Economics is often called the science of rational behavior; it emphasizes formal, systematic and analytical thinking.

Economics Course Offerings

ECON 100 Fundamentals of Economics – GS 3 C-IS
Introduction to the study of decision making under conditions of scarcity. Basic economic questions (What is produced? How? For whom?) are identified, using a market framework, the social science method, and simple models. Underlying values embedded in decision making are identified, using broad social goals criteria. Course incorporates topics from macroeconomics, microeconomics and global economics. Intended for non- Business and non-Economics majors only.

ECON 101 Principles of Macroeconomics
Introduction to macroeconomic problems — unemployment and inflation. National income accounting — measures of gross domestic product. Aggregate demand and supply. Fiscal and monetary policies. Open-economy issues.

ECON 102 Principles of Microeconomics
Resource allocation by consumer and producer. Derivation of demand and supply curves. Market structure — perfect competition and imperfect competition. Determination of wages and other factor prices.

ECON 251 Intermediate Macroeconomics
National income, employment, interest rate, exchange rate and price level. Classical and IS-LM framework in an open economy. Fiscal and monetary policies and issues. Prerequisites: ECON 101 and ECON 102. Spring semester.

ECON 252 Intermediate Microeconomics
Consumer demand theory, utility maximization, elasticity. Theory of the firm; production and cost functions, profit maximization. Price and output decisions under perfect competition, monopoly and imperfect competition. Factor markets. General equilibrium and pareto-optimality, income distribution. Market failure. Prerequisite: ECON 102. Fall semester.

ECON 300 History of Economic Thought – GS10 C-WT
Study of the principal thinkers in economic philosophy. Topics include: ancient and medieval economic thought; mercantilism and the dawn of capitalism; the classical period; criticisms of classical economics; socialism; marginalism; the neoclassical period; institutionalism; John Maynard Keynes; the Austrian school; and the Chicago school. Readings from primary sources. Prerequisite: junior or senior standing.

ECON 325 Introduction to Econometrics
Regression analysis, ordinary least squares method of estimating parameters of linear equation involving two or more variables. Hypothesis testing. Problems of estimation. Model building and forecasting. Use of econometric software. Prerequisites: BUAD 284 or SSCI 224 or MATH 321, ECON 101 or ECON 102 or instructor consent.

ECON 326 Advanced Applied Econometrics
Topics in advanced econometric analysis. Incorporating lags optimally, stationarity and cointegration, simultaneous models, pooling data and systems of equations. Recommended for students interested in graduate study. Prerequisite: ECON 325.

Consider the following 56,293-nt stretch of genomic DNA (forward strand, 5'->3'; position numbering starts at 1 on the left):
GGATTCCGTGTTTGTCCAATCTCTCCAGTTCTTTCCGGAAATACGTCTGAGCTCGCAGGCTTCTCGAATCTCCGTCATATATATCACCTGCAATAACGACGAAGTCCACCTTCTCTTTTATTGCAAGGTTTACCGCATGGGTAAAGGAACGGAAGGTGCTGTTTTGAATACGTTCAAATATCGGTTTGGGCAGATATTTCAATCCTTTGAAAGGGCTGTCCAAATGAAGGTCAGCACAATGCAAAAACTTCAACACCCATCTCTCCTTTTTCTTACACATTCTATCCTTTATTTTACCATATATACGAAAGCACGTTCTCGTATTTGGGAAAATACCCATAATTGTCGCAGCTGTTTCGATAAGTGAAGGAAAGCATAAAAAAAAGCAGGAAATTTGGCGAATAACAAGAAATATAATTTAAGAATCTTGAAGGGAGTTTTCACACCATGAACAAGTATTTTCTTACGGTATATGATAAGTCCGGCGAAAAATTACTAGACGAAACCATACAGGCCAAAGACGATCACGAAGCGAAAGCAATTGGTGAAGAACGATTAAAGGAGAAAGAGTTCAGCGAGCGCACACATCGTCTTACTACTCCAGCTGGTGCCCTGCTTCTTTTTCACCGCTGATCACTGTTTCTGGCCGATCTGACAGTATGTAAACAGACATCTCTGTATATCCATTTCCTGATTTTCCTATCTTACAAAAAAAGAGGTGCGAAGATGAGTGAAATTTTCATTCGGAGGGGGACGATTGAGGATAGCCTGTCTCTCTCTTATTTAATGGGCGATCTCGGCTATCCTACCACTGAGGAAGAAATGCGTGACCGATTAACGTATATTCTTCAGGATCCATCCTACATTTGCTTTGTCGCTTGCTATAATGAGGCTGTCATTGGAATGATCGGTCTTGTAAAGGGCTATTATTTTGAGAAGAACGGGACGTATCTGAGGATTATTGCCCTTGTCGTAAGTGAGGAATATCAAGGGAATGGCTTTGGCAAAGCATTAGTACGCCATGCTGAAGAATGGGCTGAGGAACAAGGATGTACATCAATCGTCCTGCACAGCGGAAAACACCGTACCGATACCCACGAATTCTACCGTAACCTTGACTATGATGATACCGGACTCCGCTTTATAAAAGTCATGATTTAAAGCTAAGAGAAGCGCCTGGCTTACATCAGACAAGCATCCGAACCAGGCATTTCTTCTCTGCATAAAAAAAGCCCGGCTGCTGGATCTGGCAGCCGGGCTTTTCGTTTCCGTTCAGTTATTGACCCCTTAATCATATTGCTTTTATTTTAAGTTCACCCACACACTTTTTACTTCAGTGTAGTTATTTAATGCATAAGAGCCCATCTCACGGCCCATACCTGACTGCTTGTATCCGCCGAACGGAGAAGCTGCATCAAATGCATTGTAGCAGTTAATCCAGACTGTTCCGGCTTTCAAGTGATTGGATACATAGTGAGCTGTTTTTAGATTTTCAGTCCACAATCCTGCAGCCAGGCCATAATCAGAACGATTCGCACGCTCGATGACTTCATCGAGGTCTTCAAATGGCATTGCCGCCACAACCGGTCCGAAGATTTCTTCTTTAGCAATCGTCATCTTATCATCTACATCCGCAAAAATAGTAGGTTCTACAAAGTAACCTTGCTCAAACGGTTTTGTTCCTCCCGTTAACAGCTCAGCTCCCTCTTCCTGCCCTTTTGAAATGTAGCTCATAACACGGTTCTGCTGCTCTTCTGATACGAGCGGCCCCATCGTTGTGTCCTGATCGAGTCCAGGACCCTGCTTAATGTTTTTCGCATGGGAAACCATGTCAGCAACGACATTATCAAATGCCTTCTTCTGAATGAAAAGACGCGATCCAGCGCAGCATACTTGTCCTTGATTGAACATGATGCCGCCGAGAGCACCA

ECON 330 Labor Economics
Theory of labor supply and demand. Theory of human capital. Compensation issues, wages, fringe benefits, minimum wage. Unions and collective bargaining. Employment and unemployment, measurement issues, labor force participation, full employment, immigration. Income distribution, discrimination. Prerequisites: ECON 101 and ECON 102.

ECON 335 Industrial Organization
(See Infrequently Offered Courses section of the catalog.)

ECON 340 Economics of Professional Sports 1
Economic analysis of the professional spectator sports industry. Sports fans as consumers. Teams as profit-maximizing firms. Athlete labor markets. Economics of sports and media. Sports leagues as cartels. Stadium subsidies. Sports anti-trust policy. Prerequisites: ECON 102, BUAD 284 or SSCI 224.

ECON 341 Economics of Professional Sports 2
Survey of major issues in sports economics research literature. Considers topics in individual sports/leagues (e.g. MLB, NBA, NHL, NFL, European soccer, women’s athletics, college athletics) and topics across different sports (e.g., measuring athlete labor productivity, athlete discrimination, competitive balance, demand estimation issues). Prerequisite: ECON 340.

ECON 350 Environmental Economics
The study of the economic aspects of environmental issues such as water and air pollution, global warming and deforestation, in a microeconomic framework. Possible consequences of economic activity on the environment. Design of policies meant to foster economic development along with environmental protection. Benefit-cost analysis. Optimal use of natural resources. Prerequisite: ECON 102.